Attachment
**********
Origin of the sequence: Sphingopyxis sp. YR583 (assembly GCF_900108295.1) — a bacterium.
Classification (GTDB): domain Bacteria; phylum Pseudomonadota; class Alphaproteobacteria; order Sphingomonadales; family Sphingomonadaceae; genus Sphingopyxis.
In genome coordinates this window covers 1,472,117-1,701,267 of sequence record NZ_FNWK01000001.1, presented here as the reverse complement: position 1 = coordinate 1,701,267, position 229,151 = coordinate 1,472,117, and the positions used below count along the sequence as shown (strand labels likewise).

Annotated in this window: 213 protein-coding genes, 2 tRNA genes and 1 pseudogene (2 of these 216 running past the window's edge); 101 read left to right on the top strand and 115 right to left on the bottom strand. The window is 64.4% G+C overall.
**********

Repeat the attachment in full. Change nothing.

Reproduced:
Origin of the sequence: Sphingopyxis sp. YR583 (assembly GCF_900108295.1) — a bacterium.
Classification (GTDB): domain Bacteria; phylum Pseudomonadota; class Alphaproteobacteria; order Sphingomonadales; family Sphingomonadaceae; genus Sphingopyxis.
In genome coordinates this window covers 1,472,117-1,701,267 of sequence record NZ_FNWK01000001.1, presented here as the reverse complement: position 1 = coordinate 1,701,267, position 229,151 = coordinate 1,472,117, and the positions used below count along the sequence as shown (strand labels likewise).

Annotated in this window: 213 protein-coding genes, 2 tRNA genes and 1 pseudogene (2 of these 216 running past the window's edge); 101 read left to right on the top strand and 115 right to left on the bottom strand. The window is 64.4% G+C overall.